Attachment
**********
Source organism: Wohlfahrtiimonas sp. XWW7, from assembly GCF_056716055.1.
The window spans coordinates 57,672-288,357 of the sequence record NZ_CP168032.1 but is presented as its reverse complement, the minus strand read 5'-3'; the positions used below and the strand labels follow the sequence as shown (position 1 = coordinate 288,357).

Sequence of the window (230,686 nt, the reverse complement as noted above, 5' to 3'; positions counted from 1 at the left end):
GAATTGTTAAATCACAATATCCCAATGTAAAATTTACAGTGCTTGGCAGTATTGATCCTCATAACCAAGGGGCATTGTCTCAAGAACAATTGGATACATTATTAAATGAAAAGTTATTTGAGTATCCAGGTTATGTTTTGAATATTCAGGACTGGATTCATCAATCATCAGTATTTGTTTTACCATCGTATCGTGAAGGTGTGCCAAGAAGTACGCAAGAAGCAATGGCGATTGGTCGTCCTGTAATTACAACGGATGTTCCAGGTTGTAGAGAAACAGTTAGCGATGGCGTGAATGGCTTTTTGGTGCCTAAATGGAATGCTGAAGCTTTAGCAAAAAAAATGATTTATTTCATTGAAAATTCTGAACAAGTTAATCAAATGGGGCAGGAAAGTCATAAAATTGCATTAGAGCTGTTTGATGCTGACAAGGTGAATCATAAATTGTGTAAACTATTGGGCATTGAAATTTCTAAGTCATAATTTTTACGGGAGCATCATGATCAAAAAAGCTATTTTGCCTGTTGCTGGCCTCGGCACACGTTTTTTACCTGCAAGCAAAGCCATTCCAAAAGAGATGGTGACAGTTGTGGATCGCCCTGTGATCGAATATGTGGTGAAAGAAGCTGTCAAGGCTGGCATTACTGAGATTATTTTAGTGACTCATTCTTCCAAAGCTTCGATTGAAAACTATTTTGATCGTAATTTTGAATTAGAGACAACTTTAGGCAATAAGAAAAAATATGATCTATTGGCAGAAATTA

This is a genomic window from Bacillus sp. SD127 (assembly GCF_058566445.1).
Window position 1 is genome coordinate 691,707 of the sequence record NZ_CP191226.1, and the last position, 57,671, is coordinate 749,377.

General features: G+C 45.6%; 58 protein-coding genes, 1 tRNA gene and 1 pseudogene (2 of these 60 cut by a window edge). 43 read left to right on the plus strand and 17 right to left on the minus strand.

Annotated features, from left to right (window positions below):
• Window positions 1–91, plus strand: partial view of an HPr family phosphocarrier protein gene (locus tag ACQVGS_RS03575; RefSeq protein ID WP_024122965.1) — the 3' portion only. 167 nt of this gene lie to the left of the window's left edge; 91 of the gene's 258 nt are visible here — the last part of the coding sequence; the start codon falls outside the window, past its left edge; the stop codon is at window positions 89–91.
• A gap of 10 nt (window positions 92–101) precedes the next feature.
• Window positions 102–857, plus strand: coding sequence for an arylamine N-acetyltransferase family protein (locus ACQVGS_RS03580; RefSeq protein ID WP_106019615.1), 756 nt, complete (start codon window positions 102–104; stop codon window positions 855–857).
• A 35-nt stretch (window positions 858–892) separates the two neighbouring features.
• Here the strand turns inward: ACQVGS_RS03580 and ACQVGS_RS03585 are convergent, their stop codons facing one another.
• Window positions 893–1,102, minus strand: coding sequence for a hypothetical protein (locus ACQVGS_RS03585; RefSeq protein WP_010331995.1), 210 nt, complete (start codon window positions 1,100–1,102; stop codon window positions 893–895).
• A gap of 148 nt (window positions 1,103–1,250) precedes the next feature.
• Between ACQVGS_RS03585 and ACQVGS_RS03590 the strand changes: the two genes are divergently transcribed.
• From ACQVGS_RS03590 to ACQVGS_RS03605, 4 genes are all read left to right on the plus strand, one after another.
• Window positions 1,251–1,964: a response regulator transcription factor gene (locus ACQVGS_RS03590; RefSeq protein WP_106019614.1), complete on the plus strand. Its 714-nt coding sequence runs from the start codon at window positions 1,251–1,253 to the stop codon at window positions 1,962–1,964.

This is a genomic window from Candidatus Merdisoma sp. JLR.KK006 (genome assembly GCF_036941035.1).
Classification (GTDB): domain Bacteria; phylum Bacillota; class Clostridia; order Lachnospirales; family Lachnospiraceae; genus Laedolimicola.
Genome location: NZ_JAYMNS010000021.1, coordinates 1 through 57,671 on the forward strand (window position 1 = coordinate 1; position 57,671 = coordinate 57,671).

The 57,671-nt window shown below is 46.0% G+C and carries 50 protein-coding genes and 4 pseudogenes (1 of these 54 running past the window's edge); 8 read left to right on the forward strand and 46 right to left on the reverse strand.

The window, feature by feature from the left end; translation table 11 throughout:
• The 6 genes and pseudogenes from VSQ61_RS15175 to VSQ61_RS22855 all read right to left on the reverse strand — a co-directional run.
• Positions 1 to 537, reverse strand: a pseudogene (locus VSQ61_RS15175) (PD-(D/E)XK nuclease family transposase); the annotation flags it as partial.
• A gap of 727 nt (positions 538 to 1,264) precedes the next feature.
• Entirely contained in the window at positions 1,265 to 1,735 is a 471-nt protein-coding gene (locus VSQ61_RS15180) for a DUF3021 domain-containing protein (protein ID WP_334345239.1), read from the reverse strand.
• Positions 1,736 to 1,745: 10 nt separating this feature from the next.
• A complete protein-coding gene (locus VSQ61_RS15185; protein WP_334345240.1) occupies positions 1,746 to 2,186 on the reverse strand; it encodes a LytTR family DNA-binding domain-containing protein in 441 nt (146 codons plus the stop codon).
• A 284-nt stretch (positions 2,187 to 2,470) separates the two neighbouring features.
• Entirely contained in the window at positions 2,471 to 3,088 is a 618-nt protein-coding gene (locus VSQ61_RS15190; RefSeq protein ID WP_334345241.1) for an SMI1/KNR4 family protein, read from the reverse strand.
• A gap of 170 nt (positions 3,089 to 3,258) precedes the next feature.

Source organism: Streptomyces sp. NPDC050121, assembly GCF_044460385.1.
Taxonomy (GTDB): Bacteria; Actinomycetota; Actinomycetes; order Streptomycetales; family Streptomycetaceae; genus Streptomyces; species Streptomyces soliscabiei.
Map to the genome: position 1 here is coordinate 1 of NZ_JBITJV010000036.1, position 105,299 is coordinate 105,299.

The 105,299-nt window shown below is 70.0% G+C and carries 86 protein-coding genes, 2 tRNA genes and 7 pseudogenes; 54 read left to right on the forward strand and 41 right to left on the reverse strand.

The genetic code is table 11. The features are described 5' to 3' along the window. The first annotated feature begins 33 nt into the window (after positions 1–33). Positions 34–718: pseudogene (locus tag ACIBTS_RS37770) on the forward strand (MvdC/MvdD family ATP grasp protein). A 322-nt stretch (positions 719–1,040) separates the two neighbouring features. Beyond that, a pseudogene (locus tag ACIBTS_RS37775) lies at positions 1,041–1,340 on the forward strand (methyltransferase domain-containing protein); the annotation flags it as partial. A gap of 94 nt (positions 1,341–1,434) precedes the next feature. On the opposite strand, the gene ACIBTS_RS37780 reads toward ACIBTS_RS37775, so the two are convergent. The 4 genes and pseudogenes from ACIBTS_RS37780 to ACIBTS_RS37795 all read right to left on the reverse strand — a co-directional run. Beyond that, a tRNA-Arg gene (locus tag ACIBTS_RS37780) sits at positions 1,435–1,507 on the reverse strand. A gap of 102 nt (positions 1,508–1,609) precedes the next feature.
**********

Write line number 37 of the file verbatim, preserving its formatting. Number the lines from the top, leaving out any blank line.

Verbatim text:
The genetic code is table 11. The features are described 5' to 3' along the window. The first annotated feature begins 33 nt into the window (after positions 1–33). Positions 34–718: pseudogene (locus tag ACIBTS_RS37770) on the forward strand (MvdC/MvdD family ATP grasp protein). A 322-nt stretch (positions 719–1,040) separates the two neighbouring features. Beyond that, a pseudogene (locus tag ACIBTS_RS37775) lies at positions 1,041–1,340 on the forward strand (methyltransferase domain-containing protein); the annotation flags it as partial. A gap of 94 nt (positions 1,341–1,434) precedes the next feature. On the opposite strand, the gene ACIBTS_RS37780 reads toward ACIBTS_RS37775, so the two are convergent. The 4 genes and pseudogenes from ACIBTS_RS37780 to ACIBTS_RS37795 all read right to left on the reverse strand — a co-directional run. Beyond that, a tRNA-Arg gene (locus tag ACIBTS_RS37780) sits at positions 1,435–1,507 on the reverse strand. A gap of 102 nt (positions 1,508–1,609) precedes the next feature.